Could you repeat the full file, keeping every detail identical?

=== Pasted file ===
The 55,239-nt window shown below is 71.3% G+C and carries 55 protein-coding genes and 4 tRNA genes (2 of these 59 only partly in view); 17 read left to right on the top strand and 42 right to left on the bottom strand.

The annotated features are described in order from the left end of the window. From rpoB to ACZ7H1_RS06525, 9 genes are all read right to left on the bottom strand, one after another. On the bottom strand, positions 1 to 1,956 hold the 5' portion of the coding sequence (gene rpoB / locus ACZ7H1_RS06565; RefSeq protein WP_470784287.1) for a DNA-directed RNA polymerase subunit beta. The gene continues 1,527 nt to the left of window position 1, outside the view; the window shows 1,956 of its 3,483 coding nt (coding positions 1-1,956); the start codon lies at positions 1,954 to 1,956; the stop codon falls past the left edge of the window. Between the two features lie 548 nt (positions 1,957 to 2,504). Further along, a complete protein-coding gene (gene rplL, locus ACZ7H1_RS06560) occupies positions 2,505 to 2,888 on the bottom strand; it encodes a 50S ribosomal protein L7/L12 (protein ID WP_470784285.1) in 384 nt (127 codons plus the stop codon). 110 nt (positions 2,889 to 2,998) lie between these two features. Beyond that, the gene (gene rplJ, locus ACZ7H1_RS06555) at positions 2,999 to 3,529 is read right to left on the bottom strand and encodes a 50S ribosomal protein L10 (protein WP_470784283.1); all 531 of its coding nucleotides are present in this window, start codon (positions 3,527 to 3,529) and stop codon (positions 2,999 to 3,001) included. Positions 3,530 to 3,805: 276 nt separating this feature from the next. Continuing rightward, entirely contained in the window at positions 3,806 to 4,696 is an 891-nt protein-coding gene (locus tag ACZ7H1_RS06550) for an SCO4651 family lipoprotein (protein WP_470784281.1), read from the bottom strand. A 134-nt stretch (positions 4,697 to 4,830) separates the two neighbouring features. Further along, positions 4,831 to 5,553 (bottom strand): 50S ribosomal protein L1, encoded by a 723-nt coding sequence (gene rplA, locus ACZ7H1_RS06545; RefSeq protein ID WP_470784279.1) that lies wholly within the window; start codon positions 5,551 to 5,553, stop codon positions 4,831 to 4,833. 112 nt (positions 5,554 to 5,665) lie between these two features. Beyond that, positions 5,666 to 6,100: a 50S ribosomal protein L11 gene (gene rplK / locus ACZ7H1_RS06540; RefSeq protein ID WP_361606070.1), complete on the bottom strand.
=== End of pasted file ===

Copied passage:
The 55,239-nt window shown below is 71.3% G+C and carries 55 protein-coding genes and 4 tRNA genes (2 of these 59 only partly in view); 17 read left to right on the top strand and 42 right to left on the bottom strand.

The annotated features are described in order from the left end of the window. From rpoB to ACZ7H1_RS06525, 9 genes are all read right to left on the bottom strand, one after another. On the bottom strand, positions 1 to 1,956 hold the 5' portion of the coding sequence (gene rpoB / locus ACZ7H1_RS06565; RefSeq protein WP_470784287.1) for a DNA-directed RNA polymerase subunit beta. The gene continues 1,527 nt to the left of window position 1, outside the view; the window shows 1,956 of its 3,483 coding nt (coding positions 1-1,956); the start codon lies at positions 1,954 to 1,956; the stop codon falls past the left edge of the window. Between the two features lie 548 nt (positions 1,957 to 2,504). Further along, a complete protein-coding gene (gene rplL, locus ACZ7H1_RS06560) occupies positions 2,505 to 2,888 on the bottom strand; it encodes a 50S ribosomal protein L7/L12 (protein ID WP_470784285.1) in 384 nt (127 codons plus the stop codon). 110 nt (positions 2,889 to 2,998) lie between these two features. Beyond that, the gene (gene rplJ, locus ACZ7H1_RS06555) at positions 2,999 to 3,529 is read right to left on the bottom strand and encodes a 50S ribosomal protein L10 (protein WP_470784283.1); all 531 of its coding nucleotides are present in this window, start codon (positions 3,527 to 3,529) and stop codon (positions 2,999 to 3,001) included. Positions 3,530 to 3,805: 276 nt separating this feature from the next. Continuing rightward, entirely contained in the window at positions 3,806 to 4,696 is an 891-nt protein-coding gene (locus tag ACZ7H1_RS06550) for an SCO4651 family lipoprotein (protein WP_470784281.1), read from the bottom strand. A 134-nt stretch (positions 4,697 to 4,830) separates the two neighbouring features. Further along, positions 4,831 to 5,553 (bottom strand): 50S ribosomal protein L1, encoded by a 723-nt coding sequence (gene rplA, locus ACZ7H1_RS06545; RefSeq protein ID WP_470784279.1) that lies wholly within the window; start codon positions 5,551 to 5,553, stop codon positions 4,831 to 4,833. 112 nt (positions 5,554 to 5,665) lie between these two features. Beyond that, positions 5,666 to 6,100: a 50S ribosomal protein L11 gene (gene rplK / locus ACZ7H1_RS06540; RefSeq protein ID WP_361606070.1), complete on the bottom strand.